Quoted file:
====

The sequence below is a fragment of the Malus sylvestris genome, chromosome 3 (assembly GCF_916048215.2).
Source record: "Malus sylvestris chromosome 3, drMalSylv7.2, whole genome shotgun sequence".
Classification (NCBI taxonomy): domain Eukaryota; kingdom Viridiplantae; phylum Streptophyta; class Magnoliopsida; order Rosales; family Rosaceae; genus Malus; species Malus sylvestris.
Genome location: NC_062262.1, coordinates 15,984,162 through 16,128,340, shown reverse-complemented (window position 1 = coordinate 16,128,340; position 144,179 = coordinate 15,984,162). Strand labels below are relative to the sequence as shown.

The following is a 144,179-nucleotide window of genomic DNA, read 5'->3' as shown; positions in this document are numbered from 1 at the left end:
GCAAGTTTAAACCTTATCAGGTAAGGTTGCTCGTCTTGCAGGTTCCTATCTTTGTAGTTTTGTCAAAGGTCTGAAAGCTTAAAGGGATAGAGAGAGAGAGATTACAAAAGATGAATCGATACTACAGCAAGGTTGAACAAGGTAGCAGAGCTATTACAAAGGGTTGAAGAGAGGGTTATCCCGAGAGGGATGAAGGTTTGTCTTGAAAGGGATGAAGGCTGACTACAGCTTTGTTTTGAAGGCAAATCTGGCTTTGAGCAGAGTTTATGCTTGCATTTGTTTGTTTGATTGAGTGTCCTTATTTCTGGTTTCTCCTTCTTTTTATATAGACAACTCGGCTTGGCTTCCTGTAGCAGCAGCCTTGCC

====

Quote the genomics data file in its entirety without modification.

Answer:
The sequence below is a fragment of the Malus sylvestris genome, chromosome 3 (assembly GCF_916048215.2).
Source record: "Malus sylvestris chromosome 3, drMalSylv7.2, whole genome shotgun sequence".
Classification (NCBI taxonomy): domain Eukaryota; kingdom Viridiplantae; phylum Streptophyta; class Magnoliopsida; order Rosales; family Rosaceae; genus Malus; species Malus sylvestris.
Genome location: NC_062262.1, coordinates 15,984,162 through 16,128,340, shown reverse-complemented (window position 1 = coordinate 16,128,340; position 144,179 = coordinate 15,984,162). Strand labels below are relative to the sequence as shown.

The following is a 144,179-nucleotide window of genomic DNA, read 5'->3' as shown; positions in this document are numbered from 1 at the left end:
GCAAGTTTAAACCTTATCAGGTAAGGTTGCTCGTCTTGCAGGTTCCTATCTTTGTAGTTTTGTCAAAGGTCTGAAAGCTTAAAGGGATAGAGAGAGAGAGATTACAAAAGATGAATCGATACTACAGCAAGGTTGAACAAGGTAGCAGAGCTATTACAAAGGGTTGAAGAGAGGGTTATCCCGAGAGGGATGAAGGTTTGTCTTGAAAGGGATGAAGGCTGACTACAGCTTTGTTTTGAAGGCAAATCTGGCTTTGAGCAGAGTTTATGCTTGCATTTGTTTGTTTGATTGAGTGTCCTTATTTCTGGTTTCTCCTTCTTTTTATATAGACAACTCGGCTTGGCTTCCTGTAGCAGCAGCCTTGCC